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In Odin: Craft mill remains popular

ODIN — The Odin Craft Mill’s annual fall show is happening this weekend and next. It has been a long-standing tradition for people in the small community and far beyond.

The mill’s owner, Nancy Olson, held the first show in the spring of 2000.

“I bought the Odin Feed Mill in 1999 from a fellow who used to run it,” she said.

Olson was managing the local grocery store at the time and knew the feed mill was struggling. The owner of the mill came into the grocery store and said he would sell the mill to whoever wanted to buy him lunch, and Olson said, “It’s sold.”

She had been looking for a place to start a business. She has always created crafts and, after she had children, she kept doing so, attending weekend shows. She made friends with consignors from all over.

Once the mill became available, Olson said everything fell into place and felt right.

“We cleaned it out. There were cats, rats, mice, raccoons. It had lots of stuff in here from 1950 and forward,” she said of the mill, which was built in 1923.

The first show was in April 2000. She had 35 consignors selling crafts. In August of that year, Olson moved the 1917 Montgomery Ward home and attached it to the mill.

“That came about six miles. It had original woodwork, flooring, windows and wallpaper. In the fall when I opened, I had the mill and the house to use,” Olson said.

In July 2003, the 1927 Gordon Van Tine barn was moved from Butterfield and attached to the mill as well.

Throughout the years, Olson has added several bump-outs to the mill and a bigger room between the mill and the house. She also has needed to keep up with maintaining the old structures.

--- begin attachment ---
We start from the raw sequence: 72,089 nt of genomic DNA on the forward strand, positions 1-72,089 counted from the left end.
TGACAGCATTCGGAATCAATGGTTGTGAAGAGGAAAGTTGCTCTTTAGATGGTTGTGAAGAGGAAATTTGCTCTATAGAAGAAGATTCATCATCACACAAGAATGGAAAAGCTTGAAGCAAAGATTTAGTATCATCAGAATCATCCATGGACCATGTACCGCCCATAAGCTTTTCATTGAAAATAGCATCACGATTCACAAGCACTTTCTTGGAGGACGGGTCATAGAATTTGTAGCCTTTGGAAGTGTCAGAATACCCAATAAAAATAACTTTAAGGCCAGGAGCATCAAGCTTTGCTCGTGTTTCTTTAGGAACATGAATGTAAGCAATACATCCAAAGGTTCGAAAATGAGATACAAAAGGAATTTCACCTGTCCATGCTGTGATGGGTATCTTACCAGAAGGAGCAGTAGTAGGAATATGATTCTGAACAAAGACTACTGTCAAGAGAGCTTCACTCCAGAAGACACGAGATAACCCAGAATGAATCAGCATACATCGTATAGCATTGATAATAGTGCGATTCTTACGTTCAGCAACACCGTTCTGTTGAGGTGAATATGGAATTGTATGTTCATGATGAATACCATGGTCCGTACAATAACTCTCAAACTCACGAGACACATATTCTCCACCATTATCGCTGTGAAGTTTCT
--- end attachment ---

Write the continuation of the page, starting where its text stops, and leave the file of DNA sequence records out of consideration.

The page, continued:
She now has space for 150 consignors who sell their crafts from all over the country. They hail from Miami, New Orleans, California, and all around the state of Minnesota, all the way up to the Canadian boarder.

She might lose about 10 consignors per year but can pick up 10 new ones before the next show.

“I’m always looking for something I don’t have to make it new for people,” Olson said.

Many unique handmade items line the walls and fill every shelf throughout the mill. They include seasonal home decor, yard art, jewelry, repurposed furniture, kitchen items, gifts, baked goods and more.

Olson doesn’t track how many people go through on a weekend.

“When it started, I knew everyone in here, but now maybe I know 10 percent because they’re coming from such a distance,” she said.

Olson sends out a flyer from a mailing list one month before each show. When she first began, she sent out 115. Now it’s 5,400 flyers sent to shoppers all over the country.

She knows of a group of four sisters, all from different states, who meet at the mill to have a sister weekend each year.

“I have one family who came during the first show I opened and they still come. They’re up to five generations,” Olson said.

There has always been a spring and fall show. This year, because of the pandemic, there was no spring show. A show was held in September instead.

Olson said eight women help her set up. A show can be arranged in about 10 days. It takes about a week to take everything down. Between shows, the mill is empty.

“I started with all volunteers and now they’re all employees,” Olson noted.

She is up to about 30 employees.

Olson also cooks all of the food that is offered at the show. There is a sitting area where shoppers can enjoy a hot sandwich, bars and a drink.

Following the fall show, Olson will start preparing for spring. She decides what the rooms will house and what color theme will go in each, then paints accordingly. She also starts on her own crafts.

Running the mill has been a full-time job for Olson, but she enjoys that she can take days off when she wants. Olson said she never dreamt the craft mill would become such a big operation.

“I call it my grandchild,” she said. “I started it as a baby and every year it kept getting bigger, and now it’s an adult. It’s been an amazing adventure. At no time would I have given it up. I love what I do.”

The craft mill is open today and Sunday from 10 a.m. to 5 p.m., then again next Thursday through Sunday from 10 a.m. to 5 p.m. It is located at 109 First Ave. South in Odin.

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